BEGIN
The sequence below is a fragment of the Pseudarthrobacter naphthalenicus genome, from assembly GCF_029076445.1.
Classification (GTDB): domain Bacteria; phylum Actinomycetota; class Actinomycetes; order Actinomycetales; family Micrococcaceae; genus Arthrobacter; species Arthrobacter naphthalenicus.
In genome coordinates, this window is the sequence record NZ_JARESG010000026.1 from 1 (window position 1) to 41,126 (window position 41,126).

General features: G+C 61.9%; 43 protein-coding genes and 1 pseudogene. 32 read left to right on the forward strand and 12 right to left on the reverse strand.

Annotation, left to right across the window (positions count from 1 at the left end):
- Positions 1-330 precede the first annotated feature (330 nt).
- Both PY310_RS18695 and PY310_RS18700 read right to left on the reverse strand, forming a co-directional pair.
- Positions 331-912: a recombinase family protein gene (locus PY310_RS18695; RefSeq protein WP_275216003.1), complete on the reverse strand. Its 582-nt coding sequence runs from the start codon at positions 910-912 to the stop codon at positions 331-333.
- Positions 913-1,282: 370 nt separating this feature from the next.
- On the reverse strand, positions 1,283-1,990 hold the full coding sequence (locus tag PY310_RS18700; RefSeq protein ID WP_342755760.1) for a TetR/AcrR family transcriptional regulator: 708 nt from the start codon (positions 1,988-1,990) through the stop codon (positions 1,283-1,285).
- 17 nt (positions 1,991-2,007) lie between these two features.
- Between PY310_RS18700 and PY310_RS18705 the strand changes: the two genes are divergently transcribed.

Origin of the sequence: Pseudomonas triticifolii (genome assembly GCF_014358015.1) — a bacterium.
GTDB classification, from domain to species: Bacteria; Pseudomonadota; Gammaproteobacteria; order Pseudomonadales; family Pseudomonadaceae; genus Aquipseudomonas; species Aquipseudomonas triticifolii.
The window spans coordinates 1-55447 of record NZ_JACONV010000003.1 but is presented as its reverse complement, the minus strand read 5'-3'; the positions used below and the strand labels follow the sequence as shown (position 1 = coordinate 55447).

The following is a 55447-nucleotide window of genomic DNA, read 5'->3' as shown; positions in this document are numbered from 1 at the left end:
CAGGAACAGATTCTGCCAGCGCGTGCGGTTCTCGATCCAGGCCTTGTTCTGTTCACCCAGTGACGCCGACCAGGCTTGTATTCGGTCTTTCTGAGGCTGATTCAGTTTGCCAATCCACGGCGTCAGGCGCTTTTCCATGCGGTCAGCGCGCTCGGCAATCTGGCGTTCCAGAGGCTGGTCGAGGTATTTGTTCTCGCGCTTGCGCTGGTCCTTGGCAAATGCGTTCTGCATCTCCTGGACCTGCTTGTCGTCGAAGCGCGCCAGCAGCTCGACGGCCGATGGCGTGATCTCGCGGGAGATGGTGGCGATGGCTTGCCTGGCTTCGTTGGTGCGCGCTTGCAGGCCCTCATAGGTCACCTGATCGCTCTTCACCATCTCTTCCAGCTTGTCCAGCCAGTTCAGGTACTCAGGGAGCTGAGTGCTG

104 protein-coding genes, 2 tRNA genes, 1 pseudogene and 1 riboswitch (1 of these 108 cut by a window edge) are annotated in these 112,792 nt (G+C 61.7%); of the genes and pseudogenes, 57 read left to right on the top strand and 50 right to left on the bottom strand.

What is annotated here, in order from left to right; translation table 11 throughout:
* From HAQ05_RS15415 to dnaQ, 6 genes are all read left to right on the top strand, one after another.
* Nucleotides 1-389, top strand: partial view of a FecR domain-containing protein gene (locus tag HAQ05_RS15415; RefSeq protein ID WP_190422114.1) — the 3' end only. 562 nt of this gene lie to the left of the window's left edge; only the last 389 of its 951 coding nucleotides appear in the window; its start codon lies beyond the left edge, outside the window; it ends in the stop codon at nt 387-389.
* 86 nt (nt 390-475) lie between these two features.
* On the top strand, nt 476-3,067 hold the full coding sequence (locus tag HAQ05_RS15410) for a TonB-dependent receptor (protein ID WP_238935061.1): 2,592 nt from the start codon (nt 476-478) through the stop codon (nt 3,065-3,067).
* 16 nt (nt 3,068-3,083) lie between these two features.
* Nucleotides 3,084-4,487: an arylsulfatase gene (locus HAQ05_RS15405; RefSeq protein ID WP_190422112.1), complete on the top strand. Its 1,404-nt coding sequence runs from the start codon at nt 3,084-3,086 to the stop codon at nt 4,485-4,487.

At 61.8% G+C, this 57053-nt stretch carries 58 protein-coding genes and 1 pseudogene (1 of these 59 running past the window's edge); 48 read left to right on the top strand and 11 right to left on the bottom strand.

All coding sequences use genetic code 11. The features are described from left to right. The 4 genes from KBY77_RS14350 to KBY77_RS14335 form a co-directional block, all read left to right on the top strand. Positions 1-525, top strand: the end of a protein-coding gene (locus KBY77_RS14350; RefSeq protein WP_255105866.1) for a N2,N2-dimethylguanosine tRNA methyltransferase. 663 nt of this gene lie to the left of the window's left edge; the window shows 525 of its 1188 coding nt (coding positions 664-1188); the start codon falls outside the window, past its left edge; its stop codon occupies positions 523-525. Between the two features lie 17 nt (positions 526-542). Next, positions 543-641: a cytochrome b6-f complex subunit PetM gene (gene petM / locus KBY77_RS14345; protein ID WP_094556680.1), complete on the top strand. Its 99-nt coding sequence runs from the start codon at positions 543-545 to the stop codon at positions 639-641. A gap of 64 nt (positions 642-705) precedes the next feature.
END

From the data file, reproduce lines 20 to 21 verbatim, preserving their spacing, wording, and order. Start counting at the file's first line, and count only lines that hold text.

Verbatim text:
* From HAQ05_RS15415 to dnaQ, 6 genes are all read left to right on the top strand, one after another.
* Nucleotides 1-389, top strand: partial view of a FecR domain-containing protein gene (locus tag HAQ05_RS15415; RefSeq protein ID WP_190422114.1) — the 3' end only. 562 nt of this gene lie to the left of the window's left edge; only the last 389 of its 951 coding nucleotides appear in the window; its start codon lies beyond the left edge, outside the window; it ends in the stop codon at nt 387-389.